Lots of people were sceptical when Starbucks announced its plan to enter the Chinese market years ago. Starbucks would flop because China is a nation of tea-, not coffee-drinkers, so the reasoning went. 14 years on, nobody is laughing. Shaun Rein writes on CNBC:
Instead of trying to force onto the market the same products that work in the U.S., such as whip cream-covered frozen coffee concoctions, Starbucks developed flavors, such as green tea-flavored coffee drinks, that appeal to local tastes. Rather than pushing take-out orders, which account for the majority of American sales, Starbucks adapted to local consumer wants and promoted dine-in service.
By offering comfortable environments in a market where few restaurants had air conditioning in the late 1990s, Starbucks become a defacto meeting place for executives as well as for the gathering of friends. In other words, Starbucks adapted its business model specifically for the Chinese, rather than trying to transplant everything that worked in America into China, as so many brands such as Best Buy and Home Depot have done. Such approaches often proved shortsighted and ill-fated.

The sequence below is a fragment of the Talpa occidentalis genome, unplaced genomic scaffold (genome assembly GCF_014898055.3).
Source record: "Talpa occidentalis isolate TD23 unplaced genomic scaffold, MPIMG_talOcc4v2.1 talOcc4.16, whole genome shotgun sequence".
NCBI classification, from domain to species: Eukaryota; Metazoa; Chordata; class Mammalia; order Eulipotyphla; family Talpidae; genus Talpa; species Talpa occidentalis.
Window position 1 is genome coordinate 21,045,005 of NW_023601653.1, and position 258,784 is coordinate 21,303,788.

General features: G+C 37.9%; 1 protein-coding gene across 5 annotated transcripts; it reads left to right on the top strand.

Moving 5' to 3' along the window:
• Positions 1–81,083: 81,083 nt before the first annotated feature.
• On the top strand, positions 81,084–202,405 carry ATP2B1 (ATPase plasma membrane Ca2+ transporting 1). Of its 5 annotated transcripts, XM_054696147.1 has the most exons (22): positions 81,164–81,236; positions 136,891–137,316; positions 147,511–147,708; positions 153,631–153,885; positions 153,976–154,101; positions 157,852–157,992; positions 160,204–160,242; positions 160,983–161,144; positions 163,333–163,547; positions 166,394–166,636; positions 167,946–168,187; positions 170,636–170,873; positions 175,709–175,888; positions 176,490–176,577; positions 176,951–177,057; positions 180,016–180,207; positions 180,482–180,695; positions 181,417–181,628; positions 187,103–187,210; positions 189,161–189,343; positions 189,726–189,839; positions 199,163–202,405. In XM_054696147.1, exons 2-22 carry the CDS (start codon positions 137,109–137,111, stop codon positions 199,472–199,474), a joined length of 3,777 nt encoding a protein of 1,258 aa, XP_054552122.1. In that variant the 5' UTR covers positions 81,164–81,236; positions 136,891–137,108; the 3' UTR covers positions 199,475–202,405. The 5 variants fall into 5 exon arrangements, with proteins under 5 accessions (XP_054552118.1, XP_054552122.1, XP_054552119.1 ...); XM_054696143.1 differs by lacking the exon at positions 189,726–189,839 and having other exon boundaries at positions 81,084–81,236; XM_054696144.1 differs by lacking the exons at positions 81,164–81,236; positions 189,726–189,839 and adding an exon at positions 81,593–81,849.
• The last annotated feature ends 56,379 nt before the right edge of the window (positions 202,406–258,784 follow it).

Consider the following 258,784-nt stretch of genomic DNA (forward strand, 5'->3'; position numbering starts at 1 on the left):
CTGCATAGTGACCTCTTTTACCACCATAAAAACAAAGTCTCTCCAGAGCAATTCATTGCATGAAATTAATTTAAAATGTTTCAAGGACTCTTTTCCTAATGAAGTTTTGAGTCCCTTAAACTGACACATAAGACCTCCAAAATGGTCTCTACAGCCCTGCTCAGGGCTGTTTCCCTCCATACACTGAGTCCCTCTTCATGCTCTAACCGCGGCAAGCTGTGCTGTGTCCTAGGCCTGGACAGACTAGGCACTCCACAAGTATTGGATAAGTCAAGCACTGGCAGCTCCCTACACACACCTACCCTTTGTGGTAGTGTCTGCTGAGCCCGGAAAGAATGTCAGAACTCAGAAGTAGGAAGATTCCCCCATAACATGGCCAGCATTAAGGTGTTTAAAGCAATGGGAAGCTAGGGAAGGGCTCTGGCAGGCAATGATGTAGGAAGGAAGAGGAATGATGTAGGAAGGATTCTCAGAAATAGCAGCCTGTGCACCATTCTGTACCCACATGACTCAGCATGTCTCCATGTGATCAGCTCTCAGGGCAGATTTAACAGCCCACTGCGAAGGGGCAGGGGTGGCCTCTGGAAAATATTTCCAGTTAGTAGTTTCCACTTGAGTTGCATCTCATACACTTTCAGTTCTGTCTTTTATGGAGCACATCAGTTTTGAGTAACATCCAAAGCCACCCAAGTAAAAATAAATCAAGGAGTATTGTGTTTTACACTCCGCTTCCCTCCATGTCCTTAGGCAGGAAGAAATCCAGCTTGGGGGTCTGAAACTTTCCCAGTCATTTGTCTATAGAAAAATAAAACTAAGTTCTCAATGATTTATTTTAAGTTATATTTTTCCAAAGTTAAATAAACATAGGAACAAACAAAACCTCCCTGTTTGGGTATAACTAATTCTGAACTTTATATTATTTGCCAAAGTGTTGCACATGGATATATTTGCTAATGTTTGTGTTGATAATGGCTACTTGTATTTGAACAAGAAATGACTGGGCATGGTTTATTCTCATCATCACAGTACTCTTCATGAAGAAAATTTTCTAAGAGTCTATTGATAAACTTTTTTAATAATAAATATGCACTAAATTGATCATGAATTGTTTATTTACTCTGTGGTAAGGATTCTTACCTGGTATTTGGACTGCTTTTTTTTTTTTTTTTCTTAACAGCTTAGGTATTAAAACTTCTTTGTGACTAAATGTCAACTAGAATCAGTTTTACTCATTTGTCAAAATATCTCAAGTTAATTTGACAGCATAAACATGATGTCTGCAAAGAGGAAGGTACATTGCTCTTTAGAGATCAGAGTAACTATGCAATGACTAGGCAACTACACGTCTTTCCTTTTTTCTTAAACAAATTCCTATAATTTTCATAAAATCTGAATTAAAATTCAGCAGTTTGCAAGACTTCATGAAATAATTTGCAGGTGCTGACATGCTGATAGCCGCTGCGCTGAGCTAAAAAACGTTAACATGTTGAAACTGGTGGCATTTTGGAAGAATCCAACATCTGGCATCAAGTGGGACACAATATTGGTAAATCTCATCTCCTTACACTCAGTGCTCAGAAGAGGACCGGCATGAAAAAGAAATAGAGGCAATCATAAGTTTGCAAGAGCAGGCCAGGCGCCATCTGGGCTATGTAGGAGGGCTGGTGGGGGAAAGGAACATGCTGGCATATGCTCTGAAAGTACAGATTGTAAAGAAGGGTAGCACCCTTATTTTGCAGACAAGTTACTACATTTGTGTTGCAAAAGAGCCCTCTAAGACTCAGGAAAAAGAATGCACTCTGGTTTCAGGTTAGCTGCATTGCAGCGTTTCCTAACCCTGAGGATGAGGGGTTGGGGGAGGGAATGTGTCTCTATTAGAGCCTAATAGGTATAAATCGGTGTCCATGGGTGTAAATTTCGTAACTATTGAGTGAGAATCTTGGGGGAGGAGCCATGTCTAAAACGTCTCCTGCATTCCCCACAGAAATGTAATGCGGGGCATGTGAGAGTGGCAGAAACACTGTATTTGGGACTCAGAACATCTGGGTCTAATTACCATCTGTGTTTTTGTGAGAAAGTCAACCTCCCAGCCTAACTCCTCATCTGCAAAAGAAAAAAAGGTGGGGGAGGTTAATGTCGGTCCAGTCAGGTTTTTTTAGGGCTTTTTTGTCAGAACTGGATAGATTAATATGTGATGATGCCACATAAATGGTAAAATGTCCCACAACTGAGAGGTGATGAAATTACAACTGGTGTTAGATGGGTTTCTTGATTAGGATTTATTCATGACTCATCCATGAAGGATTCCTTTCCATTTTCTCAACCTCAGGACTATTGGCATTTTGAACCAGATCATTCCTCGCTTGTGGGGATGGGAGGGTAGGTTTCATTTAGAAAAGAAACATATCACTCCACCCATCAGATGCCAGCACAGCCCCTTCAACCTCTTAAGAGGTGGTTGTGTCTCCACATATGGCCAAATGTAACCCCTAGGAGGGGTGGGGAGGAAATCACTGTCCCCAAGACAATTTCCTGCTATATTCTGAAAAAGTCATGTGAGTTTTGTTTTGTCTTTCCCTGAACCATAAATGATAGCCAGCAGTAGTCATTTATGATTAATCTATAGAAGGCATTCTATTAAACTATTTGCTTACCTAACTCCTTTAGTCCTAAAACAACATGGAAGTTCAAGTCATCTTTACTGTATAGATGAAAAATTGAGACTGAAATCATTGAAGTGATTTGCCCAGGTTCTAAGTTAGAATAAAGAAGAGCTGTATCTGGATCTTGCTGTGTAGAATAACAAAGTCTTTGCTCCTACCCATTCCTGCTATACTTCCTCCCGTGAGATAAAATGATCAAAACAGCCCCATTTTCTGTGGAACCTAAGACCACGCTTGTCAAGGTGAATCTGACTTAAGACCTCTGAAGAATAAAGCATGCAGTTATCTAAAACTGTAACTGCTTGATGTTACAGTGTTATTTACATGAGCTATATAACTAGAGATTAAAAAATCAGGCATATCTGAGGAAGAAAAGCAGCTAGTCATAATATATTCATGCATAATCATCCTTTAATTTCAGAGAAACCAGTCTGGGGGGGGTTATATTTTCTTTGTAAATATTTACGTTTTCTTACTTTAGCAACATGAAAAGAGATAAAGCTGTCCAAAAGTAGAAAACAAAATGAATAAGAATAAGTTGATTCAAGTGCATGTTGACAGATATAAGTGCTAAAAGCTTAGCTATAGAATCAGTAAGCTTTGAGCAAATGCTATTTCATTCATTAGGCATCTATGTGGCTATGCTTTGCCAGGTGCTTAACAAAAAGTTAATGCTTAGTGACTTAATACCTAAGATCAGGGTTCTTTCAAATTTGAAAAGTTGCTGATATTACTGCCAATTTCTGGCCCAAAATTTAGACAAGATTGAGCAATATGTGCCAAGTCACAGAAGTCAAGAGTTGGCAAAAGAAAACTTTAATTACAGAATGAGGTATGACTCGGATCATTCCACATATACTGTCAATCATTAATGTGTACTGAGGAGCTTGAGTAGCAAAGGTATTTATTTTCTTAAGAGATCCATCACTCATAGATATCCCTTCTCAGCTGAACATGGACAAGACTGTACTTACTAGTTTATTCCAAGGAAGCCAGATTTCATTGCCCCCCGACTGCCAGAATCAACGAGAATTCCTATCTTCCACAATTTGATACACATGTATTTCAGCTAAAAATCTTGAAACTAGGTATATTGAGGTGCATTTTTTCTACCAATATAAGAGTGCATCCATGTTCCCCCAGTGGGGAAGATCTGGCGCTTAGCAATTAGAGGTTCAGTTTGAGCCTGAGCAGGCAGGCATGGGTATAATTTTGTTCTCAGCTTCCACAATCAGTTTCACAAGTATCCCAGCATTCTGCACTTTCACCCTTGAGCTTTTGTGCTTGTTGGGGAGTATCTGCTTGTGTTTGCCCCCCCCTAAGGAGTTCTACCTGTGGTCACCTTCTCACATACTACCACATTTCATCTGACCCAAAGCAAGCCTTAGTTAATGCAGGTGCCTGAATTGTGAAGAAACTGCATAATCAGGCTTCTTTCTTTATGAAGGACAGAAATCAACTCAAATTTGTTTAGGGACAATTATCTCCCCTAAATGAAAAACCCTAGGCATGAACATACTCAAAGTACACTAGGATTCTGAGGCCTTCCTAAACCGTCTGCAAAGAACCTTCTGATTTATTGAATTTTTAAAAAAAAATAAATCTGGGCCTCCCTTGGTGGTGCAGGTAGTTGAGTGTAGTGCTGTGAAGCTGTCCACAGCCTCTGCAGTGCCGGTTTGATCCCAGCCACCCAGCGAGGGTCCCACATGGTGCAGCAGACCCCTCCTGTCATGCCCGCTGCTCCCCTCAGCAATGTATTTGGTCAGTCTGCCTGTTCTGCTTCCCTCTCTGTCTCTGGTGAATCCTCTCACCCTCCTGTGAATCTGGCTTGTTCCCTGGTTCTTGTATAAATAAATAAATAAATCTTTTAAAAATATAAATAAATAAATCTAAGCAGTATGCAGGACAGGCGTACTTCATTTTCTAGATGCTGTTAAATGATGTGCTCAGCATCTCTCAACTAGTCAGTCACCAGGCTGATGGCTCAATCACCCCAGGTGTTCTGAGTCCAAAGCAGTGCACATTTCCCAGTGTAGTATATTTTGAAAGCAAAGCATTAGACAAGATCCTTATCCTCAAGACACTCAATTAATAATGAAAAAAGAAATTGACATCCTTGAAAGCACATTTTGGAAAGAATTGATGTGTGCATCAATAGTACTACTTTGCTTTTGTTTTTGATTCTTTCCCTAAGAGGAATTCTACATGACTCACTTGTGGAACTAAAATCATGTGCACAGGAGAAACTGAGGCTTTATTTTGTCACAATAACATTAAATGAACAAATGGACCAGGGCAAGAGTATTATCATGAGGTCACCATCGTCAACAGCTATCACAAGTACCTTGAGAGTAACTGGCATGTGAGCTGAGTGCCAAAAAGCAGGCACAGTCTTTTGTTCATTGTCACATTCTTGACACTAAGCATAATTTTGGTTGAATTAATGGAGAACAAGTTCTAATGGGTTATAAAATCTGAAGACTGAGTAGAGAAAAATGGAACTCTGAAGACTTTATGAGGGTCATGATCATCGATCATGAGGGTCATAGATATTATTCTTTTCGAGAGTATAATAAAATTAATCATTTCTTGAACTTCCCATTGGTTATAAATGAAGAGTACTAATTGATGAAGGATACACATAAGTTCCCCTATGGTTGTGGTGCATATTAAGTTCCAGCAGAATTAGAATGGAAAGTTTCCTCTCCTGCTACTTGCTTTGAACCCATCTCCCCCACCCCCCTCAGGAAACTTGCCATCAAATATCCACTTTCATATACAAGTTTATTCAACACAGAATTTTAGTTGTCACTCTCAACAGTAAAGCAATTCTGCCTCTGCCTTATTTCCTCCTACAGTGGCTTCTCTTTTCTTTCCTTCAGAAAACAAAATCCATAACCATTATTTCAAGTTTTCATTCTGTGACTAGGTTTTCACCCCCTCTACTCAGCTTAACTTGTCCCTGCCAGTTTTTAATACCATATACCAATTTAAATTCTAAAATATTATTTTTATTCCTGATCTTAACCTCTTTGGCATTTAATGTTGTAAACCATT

Starbucks offset the relative lack of revenue in China’s outlets by positioning the company and its products as aspirational purchases. The average coffee sold in China is far more expensive than in the U.S. Carrying a Starbucks cup is seen as a status symbol, a way to demonstrate sophistication and the capability to afford a personal luxury for the up-and-coming middle class in China.